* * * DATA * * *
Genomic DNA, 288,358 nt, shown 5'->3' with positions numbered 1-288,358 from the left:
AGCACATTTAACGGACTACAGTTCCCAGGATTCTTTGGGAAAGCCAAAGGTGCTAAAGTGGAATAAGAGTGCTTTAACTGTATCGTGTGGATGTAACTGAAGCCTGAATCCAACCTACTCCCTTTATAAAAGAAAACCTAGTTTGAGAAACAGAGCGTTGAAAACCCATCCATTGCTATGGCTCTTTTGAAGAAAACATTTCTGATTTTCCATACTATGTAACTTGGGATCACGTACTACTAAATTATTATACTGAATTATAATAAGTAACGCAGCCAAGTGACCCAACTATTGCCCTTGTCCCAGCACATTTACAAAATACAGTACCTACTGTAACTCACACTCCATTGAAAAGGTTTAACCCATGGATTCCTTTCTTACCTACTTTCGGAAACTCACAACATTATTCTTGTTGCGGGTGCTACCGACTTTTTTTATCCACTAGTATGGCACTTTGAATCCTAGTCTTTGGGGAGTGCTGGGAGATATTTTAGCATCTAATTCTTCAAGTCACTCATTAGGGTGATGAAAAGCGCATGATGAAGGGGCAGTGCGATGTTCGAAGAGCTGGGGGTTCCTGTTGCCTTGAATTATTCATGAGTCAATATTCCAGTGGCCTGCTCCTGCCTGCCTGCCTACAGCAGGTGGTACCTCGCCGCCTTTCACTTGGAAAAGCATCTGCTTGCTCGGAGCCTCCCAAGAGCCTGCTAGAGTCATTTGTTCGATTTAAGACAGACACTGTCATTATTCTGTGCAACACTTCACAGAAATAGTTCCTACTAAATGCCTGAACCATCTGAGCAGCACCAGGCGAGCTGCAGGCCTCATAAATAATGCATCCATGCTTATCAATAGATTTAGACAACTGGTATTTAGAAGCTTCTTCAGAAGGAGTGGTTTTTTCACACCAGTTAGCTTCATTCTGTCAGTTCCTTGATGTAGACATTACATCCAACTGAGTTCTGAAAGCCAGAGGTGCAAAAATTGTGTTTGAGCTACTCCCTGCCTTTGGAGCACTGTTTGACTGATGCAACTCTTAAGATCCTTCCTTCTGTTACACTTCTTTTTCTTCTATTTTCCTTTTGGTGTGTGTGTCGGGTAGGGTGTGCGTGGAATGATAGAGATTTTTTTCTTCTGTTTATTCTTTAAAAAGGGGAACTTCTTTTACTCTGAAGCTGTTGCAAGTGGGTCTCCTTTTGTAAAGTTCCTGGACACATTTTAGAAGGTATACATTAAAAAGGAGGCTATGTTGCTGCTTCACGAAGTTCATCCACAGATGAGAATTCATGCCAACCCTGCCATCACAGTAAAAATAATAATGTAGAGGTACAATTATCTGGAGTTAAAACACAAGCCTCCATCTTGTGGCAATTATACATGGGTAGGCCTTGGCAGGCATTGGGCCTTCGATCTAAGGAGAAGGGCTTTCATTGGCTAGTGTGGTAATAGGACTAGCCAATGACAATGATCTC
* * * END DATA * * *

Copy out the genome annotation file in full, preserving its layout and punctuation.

Genomic DNA, 288,358 nt, shown 5'->3' with positions numbered 1-288,358 from the left:
AGCACATTTAACGGACTACAGTTCCCAGGATTCTTTGGGAAAGCCAAAGGTGCTAAAGTGGAATAAGAGTGCTTTAACTGTATCGTGTGGATGTAACTGAAGCCTGAATCCAACCTACTCCCTTTATAAAAGAAAACCTAGTTTGAGAAACAGAGCGTTGAAAACCCATCCATTGCTATGGCTCTTTTGAAGAAAACATTTCTGATTTTCCATACTATGTAACTTGGGATCACGTACTACTAAATTATTATACTGAATTATAATAAGTAACGCAGCCAAGTGACCCAACTATTGCCCTTGTCCCAGCACATTTACAAAATACAGTACCTACTGTAACTCACACTCCATTGAAAAGGTTTAACCCATGGATTCCTTTCTTACCTACTTTCGGAAACTCACAACATTATTCTTGTTGCGGGTGCTACCGACTTTTTTTATCCACTAGTATGGCACTTTGAATCCTAGTCTTTGGGGAGTGCTGGGAGATATTTTAGCATCTAATTCTTCAAGTCACTCATTAGGGTGATGAAAAGCGCATGATGAAGGGGCAGTGCGATGTTCGAAGAGCTGGGGGTTCCTGTTGCCTTGAATTATTCATGAGTCAATATTCCAGTGGCCTGCTCCTGCCTGCCTGCCTACAGCAGGTGGTACCTCGCCGCCTTTCACTTGGAAAAGCATCTGCTTGCTCGGAGCCTCCCAAGAGCCTGCTAGAGTCATTTGTTCGATTTAAGACAGACACTGTCATTATTCTGTGCAACACTTCACAGAAATAGTTCCTACTAAATGCCTGAACCATCTGAGCAGCACCAGGCGAGCTGCAGGCCTCATAAATAATGCATCCATGCTTATCAATAGATTTAGACAACTGGTATTTAGAAGCTTCTTCAGAAGGAGTGGTTTTTTCACACCAGTTAGCTTCATTCTGTCAGTTCCTTGATGTAGACATTACATCCAACTGAGTTCTGAAAGCCAGAGGTGCAAAAATTGTGTTTGAGCTACTCCCTGCCTTTGGAGCACTGTTTGACTGATGCAACTCTTAAGATCCTTCCTTCTGTTACACTTCTTTTTCTTCTATTTTCCTTTTGGTGTGTGTGTCGGGTAGGGTGTGCGTGGAATGATAGAGATTTTTTTCTTCTGTTTATTCTTTAAAAAGGGGAACTTCTTTTACTCTGAAGCTGTTGCAAGTGGGTCTCCTTTTGTAAAGTTCCTGGACACATTTTAGAAGGTATACATTAAAAAGGAGGCTATGTTGCTGCTTCACGAAGTTCATCCACAGATGAGAATTCATGCCAACCCTGCCATCACAGTAAAAATAATAATGTAGAGGTACAATTATCTGGAGTTAAAACACAAGCCTCCATCTTGTGGCAATTATACATGGGTAGGCCTTGGCAGGCATTGGGCCTTCGATCTAAGGAGAAGGGCTTTCATTGGCTAGTGTGGTAATAGGACTAGCCAATGACAATGATCTC